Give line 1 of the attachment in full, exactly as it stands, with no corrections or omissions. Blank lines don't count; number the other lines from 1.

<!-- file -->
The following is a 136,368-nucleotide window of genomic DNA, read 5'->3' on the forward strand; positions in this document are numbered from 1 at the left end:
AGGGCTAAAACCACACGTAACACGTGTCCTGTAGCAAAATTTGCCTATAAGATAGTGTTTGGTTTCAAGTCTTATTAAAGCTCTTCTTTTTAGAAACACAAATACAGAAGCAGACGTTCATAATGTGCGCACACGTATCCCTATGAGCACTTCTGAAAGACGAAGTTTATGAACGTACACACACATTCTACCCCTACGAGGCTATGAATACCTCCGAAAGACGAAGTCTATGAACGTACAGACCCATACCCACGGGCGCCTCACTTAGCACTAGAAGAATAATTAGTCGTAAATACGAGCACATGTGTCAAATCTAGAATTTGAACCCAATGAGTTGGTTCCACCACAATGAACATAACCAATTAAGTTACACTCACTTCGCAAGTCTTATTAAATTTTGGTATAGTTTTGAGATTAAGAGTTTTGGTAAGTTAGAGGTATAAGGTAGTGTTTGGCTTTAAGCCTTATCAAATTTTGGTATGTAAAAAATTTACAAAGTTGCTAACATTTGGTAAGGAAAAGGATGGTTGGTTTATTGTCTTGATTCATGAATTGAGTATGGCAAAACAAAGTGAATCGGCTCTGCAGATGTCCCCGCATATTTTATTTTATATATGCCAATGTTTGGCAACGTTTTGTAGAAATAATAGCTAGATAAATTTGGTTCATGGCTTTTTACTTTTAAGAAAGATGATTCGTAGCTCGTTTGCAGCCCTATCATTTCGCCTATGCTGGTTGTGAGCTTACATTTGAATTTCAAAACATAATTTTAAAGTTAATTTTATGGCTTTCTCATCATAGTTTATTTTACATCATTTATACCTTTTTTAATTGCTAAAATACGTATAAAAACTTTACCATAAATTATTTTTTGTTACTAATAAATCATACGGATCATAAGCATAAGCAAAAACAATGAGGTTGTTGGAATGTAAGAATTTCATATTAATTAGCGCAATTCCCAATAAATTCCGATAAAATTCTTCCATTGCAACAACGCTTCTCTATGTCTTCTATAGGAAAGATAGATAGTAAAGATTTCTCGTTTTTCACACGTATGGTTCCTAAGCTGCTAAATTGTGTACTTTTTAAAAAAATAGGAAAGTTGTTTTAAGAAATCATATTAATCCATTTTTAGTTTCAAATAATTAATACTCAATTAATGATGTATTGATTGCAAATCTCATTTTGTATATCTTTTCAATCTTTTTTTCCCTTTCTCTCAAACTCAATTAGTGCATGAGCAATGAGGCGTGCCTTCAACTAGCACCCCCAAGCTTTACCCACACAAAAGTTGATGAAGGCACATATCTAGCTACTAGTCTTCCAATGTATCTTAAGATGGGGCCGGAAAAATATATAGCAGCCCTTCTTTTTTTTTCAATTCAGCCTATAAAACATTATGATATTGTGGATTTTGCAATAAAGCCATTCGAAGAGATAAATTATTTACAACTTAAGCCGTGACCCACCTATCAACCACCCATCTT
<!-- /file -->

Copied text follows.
The following is a 136,368-nucleotide window of genomic DNA, read 5'->3' on the forward strand; positions in this document are numbered from 1 at the left end: